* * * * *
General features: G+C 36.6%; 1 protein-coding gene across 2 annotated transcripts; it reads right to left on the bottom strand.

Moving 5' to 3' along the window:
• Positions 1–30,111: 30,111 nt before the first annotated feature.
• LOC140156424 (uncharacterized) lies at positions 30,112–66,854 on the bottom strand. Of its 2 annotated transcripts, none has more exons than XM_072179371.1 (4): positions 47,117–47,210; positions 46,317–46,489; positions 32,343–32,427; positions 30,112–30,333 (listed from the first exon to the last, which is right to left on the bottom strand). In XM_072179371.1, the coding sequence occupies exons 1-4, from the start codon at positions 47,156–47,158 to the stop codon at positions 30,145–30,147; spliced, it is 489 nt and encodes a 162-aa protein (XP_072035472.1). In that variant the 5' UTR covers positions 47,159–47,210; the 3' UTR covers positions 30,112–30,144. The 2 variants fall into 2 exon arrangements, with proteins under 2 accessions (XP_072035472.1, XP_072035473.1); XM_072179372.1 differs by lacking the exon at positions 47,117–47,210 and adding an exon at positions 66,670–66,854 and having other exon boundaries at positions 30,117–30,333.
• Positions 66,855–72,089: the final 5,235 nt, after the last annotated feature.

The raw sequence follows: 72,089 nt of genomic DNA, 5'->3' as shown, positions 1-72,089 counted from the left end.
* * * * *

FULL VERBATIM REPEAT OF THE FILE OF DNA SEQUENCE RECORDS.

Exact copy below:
General features: G+C 36.6%; 1 protein-coding gene across 2 annotated transcripts; it reads right to left on the bottom strand.

Moving 5' to 3' along the window:
• Positions 1–30,111: 30,111 nt before the first annotated feature.
• LOC140156424 (uncharacterized) lies at positions 30,112–66,854 on the bottom strand. Of its 2 annotated transcripts, none has more exons than XM_072179371.1 (4): positions 47,117–47,210; positions 46,317–46,489; positions 32,343–32,427; positions 30,112–30,333 (listed from the first exon to the last, which is right to left on the bottom strand). In XM_072179371.1, the coding sequence occupies exons 1-4, from the start codon at positions 47,156–47,158 to the stop codon at positions 30,145–30,147; spliced, it is 489 nt and encodes a 162-aa protein (XP_072035472.1). In that variant the 5' UTR covers positions 47,159–47,210; the 3' UTR covers positions 30,112–30,144. The 2 variants fall into 2 exon arrangements, with proteins under 2 accessions (XP_072035472.1, XP_072035473.1); XM_072179372.1 differs by lacking the exon at positions 47,117–47,210 and adding an exon at positions 66,670–66,854 and having other exon boundaries at positions 30,117–30,333.
• Positions 66,855–72,089: the final 5,235 nt, after the last annotated feature.

The raw sequence follows: 72,089 nt of genomic DNA, 5'->3' as shown, positions 1-72,089 counted from the left end.